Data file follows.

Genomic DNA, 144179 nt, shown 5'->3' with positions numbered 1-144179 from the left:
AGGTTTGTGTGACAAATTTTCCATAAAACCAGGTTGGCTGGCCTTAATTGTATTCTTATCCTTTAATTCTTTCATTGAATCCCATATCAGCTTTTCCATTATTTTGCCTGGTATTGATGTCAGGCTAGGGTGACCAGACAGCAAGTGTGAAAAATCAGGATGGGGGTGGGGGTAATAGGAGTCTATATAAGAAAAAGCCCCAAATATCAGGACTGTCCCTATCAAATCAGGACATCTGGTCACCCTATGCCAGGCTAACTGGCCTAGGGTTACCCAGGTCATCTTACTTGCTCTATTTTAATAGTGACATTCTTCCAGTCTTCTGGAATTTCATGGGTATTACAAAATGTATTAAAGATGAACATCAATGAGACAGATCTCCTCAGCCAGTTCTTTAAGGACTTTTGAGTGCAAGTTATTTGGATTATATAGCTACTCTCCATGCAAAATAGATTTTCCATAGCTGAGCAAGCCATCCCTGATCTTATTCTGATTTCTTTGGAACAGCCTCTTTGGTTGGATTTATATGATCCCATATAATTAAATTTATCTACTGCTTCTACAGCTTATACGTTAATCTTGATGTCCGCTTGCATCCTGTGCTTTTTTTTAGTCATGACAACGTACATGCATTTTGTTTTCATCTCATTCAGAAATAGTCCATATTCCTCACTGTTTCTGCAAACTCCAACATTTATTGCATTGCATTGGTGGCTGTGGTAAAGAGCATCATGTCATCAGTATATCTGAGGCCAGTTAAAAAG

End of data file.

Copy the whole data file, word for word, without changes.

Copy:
Genomic DNA, 144179 nt, shown 5'->3' with positions numbered 1-144179 from the left:
AGGTTTGTGTGACAAATTTTCCATAAAACCAGGTTGGCTGGCCTTAATTGTATTCTTATCCTTTAATTCTTTCATTGAATCCCATATCAGCTTTTCCATTATTTTGCCTGGTATTGATGTCAGGCTAGGGTGACCAGACAGCAAGTGTGAAAAATCAGGATGGGGGTGGGGGTAATAGGAGTCTATATAAGAAAAAGCCCCAAATATCAGGACTGTCCCTATCAAATCAGGACATCTGGTCACCCTATGCCAGGCTAACTGGCCTAGGGTTACCCAGGTCATCTTACTTGCTCTATTTTAATAGTGACATTCTTCCAGTCTTCTGGAATTTCATGGGTATTACAAAATGTATTAAAGATGAACATCAATGAGACAGATCTCCTCAGCCAGTTCTTTAAGGACTTTTGAGTGCAAGTTATTTGGATTATATAGCTACTCTCCATGCAAAATAGATTTTCCATAGCTGAGCAAGCCATCCCTGATCTTATTCTGATTTCTTTGGAACAGCCTCTTTGGTTGGATTTATATGATCCCATATAATTAAATTTATCTACTGCTTCTACAGCTTATACGTTAATCTTGATGTCCGCTTGCATCCTGTGCTTTTTTTTAGTCATGACAACGTACATGCATTTTGTTTTCATCTCATTCAGAAATAGTCCATATTCCTCACTGTTTCTGCAAACTCCAACATTTATTGCATTGCATTGGTGGCTGTGGTAAAGAGCATCATGTCATCAGTATATCTGAGGCCAGTTAAAAAG